Toronto school teaches the art of spooky creature design
In a very special classroom in downtown Toronto, something spooky is happening. It's the College of Makeup Art and Design's Creature Design Program, and it's training its students to scare the pants off you.
CMU is where students go through the gruelling process of learning the techniques to create amazing looks for hair, fashion, theatre, film and television, then eventually prosthetics and creature design. With the Creature program, students aren't limited to working with human faces, or humans at all.
In the intimate program's little studio of only a few rooms, students learn how to create their own creature from the inside out. Professors start them off with life drawing, anatomy and modelling, and when it comes time to design a creature of their own making they have to start from the skeleton and build on top of that from muscles and veins to the texture of the skin.
Students are allowed to design anything they like, which prosthetics and creature design instructor David Scott says allows for the biggest range of ideas to be presented. It also means students are constantly forced to troubleshoot problems that may have only come up based on their particular project, like undercuts in the creature's form or colours not turning out right.
Artists in the program start by taking anatomy lessons, using a wire armature to build a skeleton correctly, and then building musculature into that, learning proper nomenclature along the way. They then can begin morphing that form into a creature, comparing it to human form and making sure their imaginary beings are as anatomically correct as possible so they seem the most realistic.
The students build a maquette to go off of, then start on their three-quarters life size construction of the head of their creature (or body if it's a smaller creature). This construction is what is used to make a mold, which they can then cast in plaster in order to make the final plastic or silicone model which is then painted and finished.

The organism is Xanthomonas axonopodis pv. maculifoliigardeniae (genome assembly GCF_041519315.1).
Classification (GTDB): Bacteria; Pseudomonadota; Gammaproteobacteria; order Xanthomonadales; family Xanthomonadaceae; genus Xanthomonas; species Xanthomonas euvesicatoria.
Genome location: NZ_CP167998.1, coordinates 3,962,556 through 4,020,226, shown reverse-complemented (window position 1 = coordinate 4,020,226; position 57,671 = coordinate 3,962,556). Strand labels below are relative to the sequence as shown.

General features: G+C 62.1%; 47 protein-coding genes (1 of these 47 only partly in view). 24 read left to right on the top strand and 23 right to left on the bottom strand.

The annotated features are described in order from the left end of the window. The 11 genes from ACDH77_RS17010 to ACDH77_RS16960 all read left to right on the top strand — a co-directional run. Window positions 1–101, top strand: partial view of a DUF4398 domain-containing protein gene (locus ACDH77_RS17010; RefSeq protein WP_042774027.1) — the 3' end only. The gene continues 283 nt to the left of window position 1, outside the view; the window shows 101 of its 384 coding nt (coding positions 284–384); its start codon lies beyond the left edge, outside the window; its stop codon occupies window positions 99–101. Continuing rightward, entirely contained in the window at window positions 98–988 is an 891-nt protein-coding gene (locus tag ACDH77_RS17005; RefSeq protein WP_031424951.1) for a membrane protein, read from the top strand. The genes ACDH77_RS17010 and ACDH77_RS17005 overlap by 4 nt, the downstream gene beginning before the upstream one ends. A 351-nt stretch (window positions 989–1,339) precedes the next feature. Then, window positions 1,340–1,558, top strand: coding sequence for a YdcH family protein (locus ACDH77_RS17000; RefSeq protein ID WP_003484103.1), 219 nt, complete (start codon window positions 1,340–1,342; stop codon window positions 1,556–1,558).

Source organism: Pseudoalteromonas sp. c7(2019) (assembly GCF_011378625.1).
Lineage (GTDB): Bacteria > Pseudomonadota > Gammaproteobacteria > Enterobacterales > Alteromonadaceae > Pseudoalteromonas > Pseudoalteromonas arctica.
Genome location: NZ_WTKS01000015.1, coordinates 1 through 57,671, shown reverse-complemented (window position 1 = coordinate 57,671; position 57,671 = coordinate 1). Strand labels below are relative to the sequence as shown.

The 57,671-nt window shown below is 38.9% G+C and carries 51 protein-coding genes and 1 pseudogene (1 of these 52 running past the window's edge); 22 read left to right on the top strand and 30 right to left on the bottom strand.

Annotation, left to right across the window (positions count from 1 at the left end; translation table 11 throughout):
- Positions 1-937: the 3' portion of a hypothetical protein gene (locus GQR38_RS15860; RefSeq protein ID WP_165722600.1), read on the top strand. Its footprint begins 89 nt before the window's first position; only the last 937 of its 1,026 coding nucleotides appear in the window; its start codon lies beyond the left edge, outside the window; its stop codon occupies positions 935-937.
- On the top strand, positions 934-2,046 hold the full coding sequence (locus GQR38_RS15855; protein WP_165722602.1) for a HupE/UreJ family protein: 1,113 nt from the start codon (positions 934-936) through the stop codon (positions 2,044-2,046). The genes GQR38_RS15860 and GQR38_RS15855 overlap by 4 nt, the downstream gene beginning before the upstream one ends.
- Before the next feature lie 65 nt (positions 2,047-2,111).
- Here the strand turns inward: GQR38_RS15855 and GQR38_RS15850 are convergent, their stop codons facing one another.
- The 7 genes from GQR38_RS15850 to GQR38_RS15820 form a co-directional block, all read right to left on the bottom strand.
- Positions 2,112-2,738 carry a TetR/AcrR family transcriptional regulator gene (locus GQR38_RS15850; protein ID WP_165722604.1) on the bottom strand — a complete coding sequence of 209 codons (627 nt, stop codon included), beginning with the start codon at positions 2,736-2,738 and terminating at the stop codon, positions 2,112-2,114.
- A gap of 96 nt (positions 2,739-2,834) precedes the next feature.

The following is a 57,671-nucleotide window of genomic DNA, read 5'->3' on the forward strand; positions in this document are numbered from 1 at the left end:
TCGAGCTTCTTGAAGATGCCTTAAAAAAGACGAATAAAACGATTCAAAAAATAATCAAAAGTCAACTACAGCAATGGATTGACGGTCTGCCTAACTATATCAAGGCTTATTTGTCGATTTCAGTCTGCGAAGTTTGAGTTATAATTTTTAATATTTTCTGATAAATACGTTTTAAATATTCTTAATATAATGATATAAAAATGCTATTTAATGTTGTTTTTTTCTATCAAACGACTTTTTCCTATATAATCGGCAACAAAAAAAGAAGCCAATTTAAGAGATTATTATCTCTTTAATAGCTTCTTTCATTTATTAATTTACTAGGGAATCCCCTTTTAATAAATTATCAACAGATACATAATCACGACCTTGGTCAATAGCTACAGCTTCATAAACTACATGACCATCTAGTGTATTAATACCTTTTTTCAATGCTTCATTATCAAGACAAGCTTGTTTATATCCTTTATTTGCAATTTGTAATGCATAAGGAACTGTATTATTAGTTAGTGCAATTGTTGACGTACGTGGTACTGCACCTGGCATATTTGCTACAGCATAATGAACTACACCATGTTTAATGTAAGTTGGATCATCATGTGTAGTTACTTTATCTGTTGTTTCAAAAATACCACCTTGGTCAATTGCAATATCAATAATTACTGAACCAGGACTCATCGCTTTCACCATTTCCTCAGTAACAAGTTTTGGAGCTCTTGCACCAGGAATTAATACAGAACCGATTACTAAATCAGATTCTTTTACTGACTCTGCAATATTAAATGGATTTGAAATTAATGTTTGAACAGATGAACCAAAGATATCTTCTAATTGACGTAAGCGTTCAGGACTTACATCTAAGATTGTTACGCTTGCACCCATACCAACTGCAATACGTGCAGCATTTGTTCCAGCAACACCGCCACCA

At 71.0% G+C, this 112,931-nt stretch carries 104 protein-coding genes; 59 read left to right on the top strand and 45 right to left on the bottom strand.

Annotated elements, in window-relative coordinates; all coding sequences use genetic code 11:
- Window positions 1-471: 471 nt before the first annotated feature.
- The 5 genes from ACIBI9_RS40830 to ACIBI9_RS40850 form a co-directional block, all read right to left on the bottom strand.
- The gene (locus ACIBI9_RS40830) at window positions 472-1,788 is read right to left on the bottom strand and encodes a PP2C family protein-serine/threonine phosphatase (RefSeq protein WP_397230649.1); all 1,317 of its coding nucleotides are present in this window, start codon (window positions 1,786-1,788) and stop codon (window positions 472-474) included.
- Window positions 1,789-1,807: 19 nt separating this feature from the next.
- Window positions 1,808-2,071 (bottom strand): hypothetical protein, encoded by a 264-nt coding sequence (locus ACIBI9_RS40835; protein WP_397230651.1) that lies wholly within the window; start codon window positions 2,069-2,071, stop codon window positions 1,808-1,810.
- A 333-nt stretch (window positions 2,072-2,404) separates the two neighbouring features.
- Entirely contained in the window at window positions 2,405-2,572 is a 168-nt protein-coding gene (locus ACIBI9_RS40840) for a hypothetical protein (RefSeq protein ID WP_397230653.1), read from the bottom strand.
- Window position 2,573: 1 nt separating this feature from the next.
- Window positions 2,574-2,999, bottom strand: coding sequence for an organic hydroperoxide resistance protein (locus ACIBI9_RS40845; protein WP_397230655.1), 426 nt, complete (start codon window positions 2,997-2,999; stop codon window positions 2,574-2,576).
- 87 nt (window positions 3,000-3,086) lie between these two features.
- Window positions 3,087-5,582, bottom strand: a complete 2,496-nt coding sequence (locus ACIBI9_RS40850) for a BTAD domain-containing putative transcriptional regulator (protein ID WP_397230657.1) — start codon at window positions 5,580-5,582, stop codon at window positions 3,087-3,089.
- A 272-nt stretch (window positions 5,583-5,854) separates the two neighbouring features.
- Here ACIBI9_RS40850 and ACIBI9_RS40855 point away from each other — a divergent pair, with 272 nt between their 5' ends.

Students learn both the physical and digital components of the industry, receiving extensive training in a discombobulating but incredibly powerful program called ZBrush. While learning the program students go through a similar process to the physical sculpture component, starting with a sphere and ending with a full creature.
Graduate Tabitha Burtch, who herself has now obtained jobs working on projects like Antibirth and Backcountry, had to make sure all the muscles of her creation would function in the poses she had put him in, and create "alphas" or texture stamps for the skin. She couldn't find exactly what she wanted, so created her own texture using samples of silk, old peoples' skin and elephants' feet.
What does she suggest for your next Halloween? She says you can do a lot just by chiseling your face with makeup, and recommends a visit to the Kryolan makeup store. Try paling yourself out with makeup and wear all black and grey, and become a creepy haunted photograph from the 1800s! If there's anything I learned from my visit to this program, it's that creativity is key.
Photos by Hector Vasquez
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